Figure 3
Infection of the central nervous system by SIV/HIV primarily involves cells of monocyte/macrophage lineage. HIV/SIV infection likely subverts the normal process of monocyte replacement of perivascular macrophages to cross the blood brain barrier. Some ...

The process of replacement of perivascular macrophages by bone marrow derived monocytes involves complex interactions between the monocyte and BMEC, mediated by adhesion molecules, chemokines and cytokines that facilitate migration through the BBB without compromising the selectivity of the barrier. The tempo of this turnover can be greatly increased in inflammatory conditions such as neuroAIDS (Persidsky et al, 1999). Furthermore, HIV-infected monocytes have been shown to cross the BBB more efficiently than non-infected monocytes (Persidsky et al, 1999).

Interactions between monocytes in blood and the BMEC result in activation of integrin receptors and adhesion molecules that initiate intracellular signaling cascades within BMECs. These signals may lead to the temporary opening of BMEC TJs and coordinate seamless passage of monocytes into the CNS (Sasaki et al, 2003). The intercellular signaling cascade involved in monocyte transmigration is believed to occur via highly regulated stepwise phosphorylation events with sequential alterations in the conformation of fibril forming transmembrane junctional dimers (Figure 4).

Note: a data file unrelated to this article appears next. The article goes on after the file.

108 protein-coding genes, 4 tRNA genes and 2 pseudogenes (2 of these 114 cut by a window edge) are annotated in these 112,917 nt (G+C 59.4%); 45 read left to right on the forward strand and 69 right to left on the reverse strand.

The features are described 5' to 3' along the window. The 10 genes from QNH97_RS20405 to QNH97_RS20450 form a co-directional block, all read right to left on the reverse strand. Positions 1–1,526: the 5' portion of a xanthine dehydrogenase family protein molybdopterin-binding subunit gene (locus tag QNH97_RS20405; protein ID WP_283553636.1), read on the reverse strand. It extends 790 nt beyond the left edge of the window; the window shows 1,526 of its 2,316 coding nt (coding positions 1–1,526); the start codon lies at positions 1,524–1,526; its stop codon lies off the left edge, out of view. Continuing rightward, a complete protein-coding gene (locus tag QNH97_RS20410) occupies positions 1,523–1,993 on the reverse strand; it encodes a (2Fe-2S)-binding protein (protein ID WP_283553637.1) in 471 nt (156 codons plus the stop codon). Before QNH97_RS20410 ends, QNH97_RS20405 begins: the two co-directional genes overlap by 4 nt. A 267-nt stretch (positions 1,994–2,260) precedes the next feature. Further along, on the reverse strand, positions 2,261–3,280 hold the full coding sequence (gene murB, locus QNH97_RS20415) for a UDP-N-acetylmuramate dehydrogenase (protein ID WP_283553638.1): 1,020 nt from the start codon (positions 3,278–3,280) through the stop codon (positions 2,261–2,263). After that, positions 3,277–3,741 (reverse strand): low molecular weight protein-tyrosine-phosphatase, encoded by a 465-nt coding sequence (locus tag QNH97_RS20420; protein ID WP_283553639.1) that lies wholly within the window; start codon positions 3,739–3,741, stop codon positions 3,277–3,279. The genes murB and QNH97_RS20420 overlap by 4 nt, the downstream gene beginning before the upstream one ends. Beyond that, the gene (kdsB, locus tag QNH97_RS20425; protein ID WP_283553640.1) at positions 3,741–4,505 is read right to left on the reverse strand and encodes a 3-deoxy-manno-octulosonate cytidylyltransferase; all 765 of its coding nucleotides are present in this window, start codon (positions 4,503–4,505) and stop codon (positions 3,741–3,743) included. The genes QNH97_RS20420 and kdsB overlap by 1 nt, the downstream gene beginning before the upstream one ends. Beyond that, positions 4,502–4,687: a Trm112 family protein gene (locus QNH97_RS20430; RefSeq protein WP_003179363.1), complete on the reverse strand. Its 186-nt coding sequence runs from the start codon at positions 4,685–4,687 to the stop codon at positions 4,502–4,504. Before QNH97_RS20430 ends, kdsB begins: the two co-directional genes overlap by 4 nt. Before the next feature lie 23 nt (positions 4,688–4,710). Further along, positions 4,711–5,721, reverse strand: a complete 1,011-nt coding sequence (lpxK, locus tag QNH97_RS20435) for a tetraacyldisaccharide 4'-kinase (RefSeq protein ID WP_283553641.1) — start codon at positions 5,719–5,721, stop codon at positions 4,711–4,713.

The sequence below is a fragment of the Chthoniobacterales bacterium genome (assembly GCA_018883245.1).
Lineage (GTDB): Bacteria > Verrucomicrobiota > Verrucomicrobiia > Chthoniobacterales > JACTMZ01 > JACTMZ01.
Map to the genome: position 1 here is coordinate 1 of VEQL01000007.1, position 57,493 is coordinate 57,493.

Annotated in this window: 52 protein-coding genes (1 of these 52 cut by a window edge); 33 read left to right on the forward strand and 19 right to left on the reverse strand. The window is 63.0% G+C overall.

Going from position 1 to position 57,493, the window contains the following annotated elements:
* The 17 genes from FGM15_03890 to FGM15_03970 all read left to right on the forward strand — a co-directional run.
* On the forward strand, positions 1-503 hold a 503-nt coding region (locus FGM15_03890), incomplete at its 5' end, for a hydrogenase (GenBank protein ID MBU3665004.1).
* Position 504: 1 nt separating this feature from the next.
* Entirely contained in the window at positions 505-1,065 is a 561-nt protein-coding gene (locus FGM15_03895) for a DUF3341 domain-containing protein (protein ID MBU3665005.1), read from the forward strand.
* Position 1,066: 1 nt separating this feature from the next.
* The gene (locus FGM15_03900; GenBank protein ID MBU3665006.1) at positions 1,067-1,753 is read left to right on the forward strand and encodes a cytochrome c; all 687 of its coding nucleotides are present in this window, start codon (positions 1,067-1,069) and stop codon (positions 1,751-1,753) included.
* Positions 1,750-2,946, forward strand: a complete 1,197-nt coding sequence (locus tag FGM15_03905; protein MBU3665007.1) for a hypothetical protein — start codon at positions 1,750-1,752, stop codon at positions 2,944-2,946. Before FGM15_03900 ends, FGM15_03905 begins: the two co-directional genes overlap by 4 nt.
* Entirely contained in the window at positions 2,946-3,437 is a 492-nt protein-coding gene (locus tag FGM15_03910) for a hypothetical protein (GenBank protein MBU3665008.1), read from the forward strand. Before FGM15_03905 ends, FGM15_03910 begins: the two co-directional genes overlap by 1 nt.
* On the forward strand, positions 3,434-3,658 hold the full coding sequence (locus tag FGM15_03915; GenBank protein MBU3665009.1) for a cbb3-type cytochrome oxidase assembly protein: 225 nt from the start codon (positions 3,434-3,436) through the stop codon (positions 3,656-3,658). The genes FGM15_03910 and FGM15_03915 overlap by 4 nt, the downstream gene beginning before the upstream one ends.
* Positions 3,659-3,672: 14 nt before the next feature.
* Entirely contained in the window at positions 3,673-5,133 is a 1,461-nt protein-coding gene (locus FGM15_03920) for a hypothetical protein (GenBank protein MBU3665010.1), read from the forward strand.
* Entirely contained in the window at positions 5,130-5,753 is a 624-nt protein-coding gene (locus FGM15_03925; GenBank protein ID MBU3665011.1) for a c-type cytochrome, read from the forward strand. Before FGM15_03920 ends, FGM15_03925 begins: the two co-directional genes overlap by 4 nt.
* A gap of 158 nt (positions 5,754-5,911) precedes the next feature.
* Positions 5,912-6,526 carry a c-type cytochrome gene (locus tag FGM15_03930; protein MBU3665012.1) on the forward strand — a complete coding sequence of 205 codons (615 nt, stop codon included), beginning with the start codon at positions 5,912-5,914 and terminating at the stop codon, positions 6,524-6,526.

Figure 4
The tight junction between BMECs is composed of a matrix of dimeric transmembrane proteins including but not limited to occludin, claudin-5, and JAM-A that are likely to play a major role in the maintenance, regulation, and selectivity of the BBB. TJ ...